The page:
Below the scatterplot are two important measures that are used in evaluating regression models: the p-value and the R2 value. What the p-value tells us is the probability of getting our result just by chance. In the context of a regression model, it suggests whether the specific combination of explanatory and control variables really do seem to affect the response variable in some way: a lower p-value means that there seems to be something actually going on with the data, as opposed to the points being just scattered randomly.  The R2 value, on the other hand, tells us how what proportion of the variability in the response (predicted) variable is explained by the explanatory (predictor) variable, in other words, how good the model is. If a model has a low R2 value and is incredibly bad at predicting our response, it might not be such a good model after all.

score vs runtime plot

If you want to predict a movie’s RottenTomatoesScore from its RunTime, for example, the incredibly small p-value might tempt you to conclude that, yes, longer movies do get better reviews! However, if you look at the scatterplot, you might get the feeling that something’s not right. The R2 value tells us this other side of the story: though RunTime does appear to be correlated to RottenTomatoesScore, the strength of that relationship is just too weak for us to do anything with!

Play around with the default dataset provided, or use your own dataset by going to the Change Dataset tab on top of the page. This visualization tool can be used to develop an intuition for regression analysis, to get a feel of a new dataset, or even in classrooms for a visual introduction to linear regression techniques.

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10 Suggestions for Making an Effective Poster


Written papers are the traditional way to share research results at professional meetings, but poster sessions have been gaining popularity in many fields. Posters are particularly effective for sharing quantitative data, as they provide a good format for presenting data visualizations and allow readers to peruse the information at leisure.  For students they are a great teaching tool, as preparing a good poster also requires clear and concise writing.

Making a poster is easy, but making a really good poster is hard.  I have found the guidelines below helpful to students.  The most important piece of advice, however, is the one true for all writing—write, read and revise; write, read and revise; write, read and revise!

  1. Make your poster using PowerPoint. This will allow you to put in text via text boxes as well as to paste in charts, graphs, tables, maps, and pictures.  It is easy! To get your pictures and text boxes to line up consistently, use snap to grid.  In the Format tab choose Arrange>>Align and then Grid Setting. Select to view the grid and to snap to the grid.  You can set the grid size here as well.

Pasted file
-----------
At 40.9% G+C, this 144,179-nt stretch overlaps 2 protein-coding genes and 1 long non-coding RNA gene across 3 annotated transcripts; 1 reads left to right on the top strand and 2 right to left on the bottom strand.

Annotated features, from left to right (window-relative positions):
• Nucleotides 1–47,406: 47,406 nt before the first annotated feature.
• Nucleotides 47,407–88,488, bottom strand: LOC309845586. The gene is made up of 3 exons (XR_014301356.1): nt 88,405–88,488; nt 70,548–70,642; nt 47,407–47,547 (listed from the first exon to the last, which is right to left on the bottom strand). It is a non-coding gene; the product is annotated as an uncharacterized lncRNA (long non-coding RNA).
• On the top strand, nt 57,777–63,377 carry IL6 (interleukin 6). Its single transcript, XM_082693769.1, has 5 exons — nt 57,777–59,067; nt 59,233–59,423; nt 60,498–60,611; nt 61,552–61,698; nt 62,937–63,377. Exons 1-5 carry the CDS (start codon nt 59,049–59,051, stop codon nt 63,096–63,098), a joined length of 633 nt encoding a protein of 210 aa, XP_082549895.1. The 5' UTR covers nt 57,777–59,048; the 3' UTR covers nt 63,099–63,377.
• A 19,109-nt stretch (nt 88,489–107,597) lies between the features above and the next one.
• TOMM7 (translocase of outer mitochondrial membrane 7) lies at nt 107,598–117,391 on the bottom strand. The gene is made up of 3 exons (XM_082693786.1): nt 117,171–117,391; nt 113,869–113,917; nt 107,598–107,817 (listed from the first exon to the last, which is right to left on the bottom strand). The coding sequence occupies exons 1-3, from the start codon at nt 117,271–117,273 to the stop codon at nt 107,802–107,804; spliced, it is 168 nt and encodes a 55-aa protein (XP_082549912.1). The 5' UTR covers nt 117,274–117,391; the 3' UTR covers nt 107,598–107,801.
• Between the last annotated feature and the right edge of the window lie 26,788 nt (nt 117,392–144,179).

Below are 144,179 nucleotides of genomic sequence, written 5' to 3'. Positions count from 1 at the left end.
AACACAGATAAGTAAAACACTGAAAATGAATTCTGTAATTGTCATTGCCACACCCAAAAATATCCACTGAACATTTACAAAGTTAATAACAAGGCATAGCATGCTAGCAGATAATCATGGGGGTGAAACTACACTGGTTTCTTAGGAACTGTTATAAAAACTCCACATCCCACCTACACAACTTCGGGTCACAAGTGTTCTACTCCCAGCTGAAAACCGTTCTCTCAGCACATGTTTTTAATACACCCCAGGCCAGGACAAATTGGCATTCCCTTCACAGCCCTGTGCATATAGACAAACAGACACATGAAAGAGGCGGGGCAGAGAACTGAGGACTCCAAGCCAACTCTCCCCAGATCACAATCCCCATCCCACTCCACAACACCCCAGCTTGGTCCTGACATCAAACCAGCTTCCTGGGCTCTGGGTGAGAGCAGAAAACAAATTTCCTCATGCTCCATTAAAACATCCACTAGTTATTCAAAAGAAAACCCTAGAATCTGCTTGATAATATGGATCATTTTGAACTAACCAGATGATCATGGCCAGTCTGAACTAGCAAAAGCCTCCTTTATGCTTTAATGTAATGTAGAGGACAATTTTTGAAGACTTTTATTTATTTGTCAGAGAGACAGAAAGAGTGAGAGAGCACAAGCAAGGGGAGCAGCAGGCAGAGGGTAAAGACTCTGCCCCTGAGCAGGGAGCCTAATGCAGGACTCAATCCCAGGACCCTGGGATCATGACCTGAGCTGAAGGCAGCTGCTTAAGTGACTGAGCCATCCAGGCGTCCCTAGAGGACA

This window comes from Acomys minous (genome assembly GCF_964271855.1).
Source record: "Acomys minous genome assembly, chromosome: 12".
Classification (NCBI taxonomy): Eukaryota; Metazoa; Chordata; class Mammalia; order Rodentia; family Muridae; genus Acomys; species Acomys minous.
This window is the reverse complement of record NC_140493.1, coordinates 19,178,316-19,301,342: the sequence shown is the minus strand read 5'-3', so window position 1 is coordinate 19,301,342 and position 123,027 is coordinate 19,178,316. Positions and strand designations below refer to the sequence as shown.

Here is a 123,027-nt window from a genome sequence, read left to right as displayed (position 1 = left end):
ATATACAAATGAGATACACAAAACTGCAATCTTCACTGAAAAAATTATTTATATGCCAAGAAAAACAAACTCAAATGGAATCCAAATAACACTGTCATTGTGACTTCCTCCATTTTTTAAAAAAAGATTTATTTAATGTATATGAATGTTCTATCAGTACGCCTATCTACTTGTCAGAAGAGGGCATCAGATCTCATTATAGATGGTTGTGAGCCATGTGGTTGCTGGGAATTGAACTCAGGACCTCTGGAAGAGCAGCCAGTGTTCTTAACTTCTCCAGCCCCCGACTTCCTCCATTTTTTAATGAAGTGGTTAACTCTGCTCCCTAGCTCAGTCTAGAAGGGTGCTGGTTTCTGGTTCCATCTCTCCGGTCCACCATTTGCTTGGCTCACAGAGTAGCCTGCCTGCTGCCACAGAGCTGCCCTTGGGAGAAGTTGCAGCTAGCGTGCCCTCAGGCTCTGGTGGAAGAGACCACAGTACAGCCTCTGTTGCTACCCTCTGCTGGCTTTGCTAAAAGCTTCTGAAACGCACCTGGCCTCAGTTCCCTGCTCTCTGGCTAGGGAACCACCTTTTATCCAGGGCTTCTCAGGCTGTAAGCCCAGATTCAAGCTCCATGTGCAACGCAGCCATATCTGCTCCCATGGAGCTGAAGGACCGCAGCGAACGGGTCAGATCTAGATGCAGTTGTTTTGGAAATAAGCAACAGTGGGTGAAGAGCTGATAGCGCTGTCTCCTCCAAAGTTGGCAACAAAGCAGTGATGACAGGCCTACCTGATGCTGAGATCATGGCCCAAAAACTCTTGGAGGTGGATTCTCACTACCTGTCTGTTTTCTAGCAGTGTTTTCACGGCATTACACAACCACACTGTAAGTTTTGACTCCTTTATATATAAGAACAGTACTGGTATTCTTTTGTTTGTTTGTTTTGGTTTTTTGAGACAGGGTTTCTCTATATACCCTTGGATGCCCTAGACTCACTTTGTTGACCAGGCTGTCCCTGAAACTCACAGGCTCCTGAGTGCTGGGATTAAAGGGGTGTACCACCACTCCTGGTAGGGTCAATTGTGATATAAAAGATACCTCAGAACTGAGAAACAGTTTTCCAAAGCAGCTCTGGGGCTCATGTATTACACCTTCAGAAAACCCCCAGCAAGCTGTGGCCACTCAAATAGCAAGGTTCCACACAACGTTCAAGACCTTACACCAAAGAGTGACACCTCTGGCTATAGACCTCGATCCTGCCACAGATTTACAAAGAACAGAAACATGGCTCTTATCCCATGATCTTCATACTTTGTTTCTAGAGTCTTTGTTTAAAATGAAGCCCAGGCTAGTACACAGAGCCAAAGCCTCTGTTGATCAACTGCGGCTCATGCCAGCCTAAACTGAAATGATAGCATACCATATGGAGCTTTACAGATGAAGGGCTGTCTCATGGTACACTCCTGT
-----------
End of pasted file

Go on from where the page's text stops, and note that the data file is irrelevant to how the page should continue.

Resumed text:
1. Use a single slide. In the Design Tab pick Page Setup, select custom, and then set the width and height to maximize your slide, given the locally-available paper size. At Grinnell the paper width available is 36”, so we set the width to 45” and the height to 36”.  Use “landscape” for your orientation.
  1. As in a written paper, have a descriptive title. Put the title (in 68 point type or larger) at the top of the poster.  Place your name and college affiliation in slightly smaller type immediately below it.
  1. The exact sections of the poster will vary some depending on the project, but include an abstract placed either under the title or in the upper left column.
  1. As in a written paper, be sure you have a good thesis and present it early in the poster, support it with evidence, then remind your audience of it as you conclude. Finish with a minimum of citations and acknowledgements in the lower right hand corner.
  1. Posters should read sequentially from the upper left, down the left column, then down the central column (if you have one) and finally down the right column. Alternative layouts are possible, but the order in which the poster is read must be obvious.
  1. Use a large font–a minimum of 28 point.
  1. Limit the number of words. Be concise and think of much of your text as captions for illustrations.
  1. Use lots of charts, graphs, maps, and other pictures. Be sure to label your figures and refer to them in the text.
  1. Make your poster attractive. Use color.  Pay attention to layout.  Do not have large empty areas.

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Testing Weighted Data

In previous posts we discussed the challenges of accounting for weights in stratified random samples. While the calculation of population estimates is relatively standard, there is no universally accepted norm for statistical inference for weighted data. However, some methods are more appropriate than others. We will focus on examining three different methods for analyzing weighted data and discuss which is most appropriate to use, given the information available.

Three common methods for testing stratified random samples (weighted data) are: